b Turn to audio transcript 2. 9 on page 110. Ask and answer the questions with a

Part 2 Prepare to speak about the topic on the card below. T hink or make notes for one
minute. Speak for between one and two minutes about the topic on the card.
Record yourself or ask a partner to listen to you.

Describe a sporting event that made you feel disappointed.

You should say:
what the event was
who was participating in the event
what happened.during the event
and explain why you felt disappointed.


a Listen and answer nine questions on three topics. After each

question, you will have 25 seconds to respond. _

b Turn to audio transcript 2.10 on page 110. Ask and answer the questions with a


Task 1
You should spend about 20 minutes on this task. Turn to Task 6 on page 92.

You should spend about 40 minutes on this task.
Write about the following topic:

In modern life, there is an increasing range of health risks, from poor air quality
to traffic accidents and fatty foods. Which risks are the most difficult to protect
people against, and what s.teps can individuals take to protect themselves?

Give reasons for your answer and include any relevant examples from your knowledge or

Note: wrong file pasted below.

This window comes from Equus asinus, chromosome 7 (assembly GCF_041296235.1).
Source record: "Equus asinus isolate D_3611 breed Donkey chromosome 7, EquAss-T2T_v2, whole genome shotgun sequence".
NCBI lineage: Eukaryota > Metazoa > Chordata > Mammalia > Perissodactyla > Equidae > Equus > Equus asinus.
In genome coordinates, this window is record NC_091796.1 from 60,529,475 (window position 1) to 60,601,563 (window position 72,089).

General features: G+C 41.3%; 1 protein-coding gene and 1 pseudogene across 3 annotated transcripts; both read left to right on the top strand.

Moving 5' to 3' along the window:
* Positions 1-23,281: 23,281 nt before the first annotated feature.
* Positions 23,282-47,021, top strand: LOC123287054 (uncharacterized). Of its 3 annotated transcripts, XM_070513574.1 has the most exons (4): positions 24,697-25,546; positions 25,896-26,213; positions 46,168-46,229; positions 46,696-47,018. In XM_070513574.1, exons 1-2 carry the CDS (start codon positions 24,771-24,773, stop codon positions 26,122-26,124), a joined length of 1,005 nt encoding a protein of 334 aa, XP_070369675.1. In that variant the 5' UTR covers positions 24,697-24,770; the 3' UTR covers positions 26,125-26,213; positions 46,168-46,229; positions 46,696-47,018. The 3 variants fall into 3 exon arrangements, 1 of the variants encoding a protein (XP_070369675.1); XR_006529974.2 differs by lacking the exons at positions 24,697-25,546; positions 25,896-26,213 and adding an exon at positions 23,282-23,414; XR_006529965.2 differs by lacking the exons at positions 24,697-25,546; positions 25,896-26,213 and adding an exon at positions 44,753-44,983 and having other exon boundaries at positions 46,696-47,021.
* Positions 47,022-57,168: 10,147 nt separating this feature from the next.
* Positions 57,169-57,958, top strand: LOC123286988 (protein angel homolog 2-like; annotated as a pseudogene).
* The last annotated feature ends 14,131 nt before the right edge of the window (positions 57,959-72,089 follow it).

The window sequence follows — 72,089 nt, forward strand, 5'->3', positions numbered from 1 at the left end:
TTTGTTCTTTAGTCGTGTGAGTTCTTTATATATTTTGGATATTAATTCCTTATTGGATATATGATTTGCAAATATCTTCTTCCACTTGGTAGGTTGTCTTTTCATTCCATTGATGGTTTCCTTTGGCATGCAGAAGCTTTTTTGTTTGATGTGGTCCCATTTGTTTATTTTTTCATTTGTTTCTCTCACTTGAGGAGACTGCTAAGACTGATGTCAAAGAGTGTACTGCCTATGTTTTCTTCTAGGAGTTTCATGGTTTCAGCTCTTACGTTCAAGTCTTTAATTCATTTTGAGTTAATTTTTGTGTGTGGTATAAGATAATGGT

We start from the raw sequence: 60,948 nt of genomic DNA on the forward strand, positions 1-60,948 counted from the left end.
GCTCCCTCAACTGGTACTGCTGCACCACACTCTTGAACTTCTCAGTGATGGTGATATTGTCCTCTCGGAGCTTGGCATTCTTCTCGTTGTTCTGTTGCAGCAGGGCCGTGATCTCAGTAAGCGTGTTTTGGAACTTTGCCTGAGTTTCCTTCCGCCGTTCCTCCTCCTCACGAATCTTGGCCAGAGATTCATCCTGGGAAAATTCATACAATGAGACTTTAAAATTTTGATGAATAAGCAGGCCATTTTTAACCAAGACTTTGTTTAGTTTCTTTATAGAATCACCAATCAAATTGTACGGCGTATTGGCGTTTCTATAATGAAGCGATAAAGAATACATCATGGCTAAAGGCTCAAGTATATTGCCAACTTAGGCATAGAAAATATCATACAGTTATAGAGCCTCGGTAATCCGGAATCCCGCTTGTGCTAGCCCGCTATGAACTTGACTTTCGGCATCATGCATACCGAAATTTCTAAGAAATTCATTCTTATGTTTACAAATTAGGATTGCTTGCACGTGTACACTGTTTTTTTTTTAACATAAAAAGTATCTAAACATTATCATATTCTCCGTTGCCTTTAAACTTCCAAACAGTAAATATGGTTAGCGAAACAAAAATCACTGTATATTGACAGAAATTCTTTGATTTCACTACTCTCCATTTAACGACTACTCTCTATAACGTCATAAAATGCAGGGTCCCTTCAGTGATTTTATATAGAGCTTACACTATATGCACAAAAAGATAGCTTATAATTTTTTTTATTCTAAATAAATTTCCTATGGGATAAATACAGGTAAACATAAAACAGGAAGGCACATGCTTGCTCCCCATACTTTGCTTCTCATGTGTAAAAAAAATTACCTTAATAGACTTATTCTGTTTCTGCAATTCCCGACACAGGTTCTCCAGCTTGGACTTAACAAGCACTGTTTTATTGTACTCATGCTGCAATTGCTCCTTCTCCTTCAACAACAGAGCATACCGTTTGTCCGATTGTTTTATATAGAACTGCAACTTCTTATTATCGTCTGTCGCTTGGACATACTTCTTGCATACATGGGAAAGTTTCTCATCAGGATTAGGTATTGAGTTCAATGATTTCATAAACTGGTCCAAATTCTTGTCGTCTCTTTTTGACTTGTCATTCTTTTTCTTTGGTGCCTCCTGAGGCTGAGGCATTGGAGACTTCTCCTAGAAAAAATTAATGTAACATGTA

Write at least 250 words.

Test file 3

7 Work
1 Match the brands (1-6) with the types of business (a-f).

1 2 3

4 s 6
a technology company d online retailer
b car manufacturer e financial services provider
c fast-food chain f energy company

2 Which of the companies in Exercise 1 would you most like to work for? Why?

• Summary completion (without word pool)
• Matching information

1 Complete the sectors with the words manufacturing, medicine and mining.
1 Primary sector: fishing. farming, _____
2 Secondary sector: construction, carpentry. _____
3 Tertiary sector: teaching, accountancy, _____

2 Discuss these questions with a partner.

1 In which sector have machines taken over the most human jobs?
2 Could machines do all the jobs in Exercise l?
3 Skim the reading passage on page 71. Does the author think machines will take over
all jobs?

Skills focus 3 Look at Questions 1-7 on page 72. How is this task different from the summary
completion task on page 60?

4 Questions 1-7 require a similar strategy to sentence-completion tasks. What

can you remember about these tasks from Unit 3? Discuss your task strategy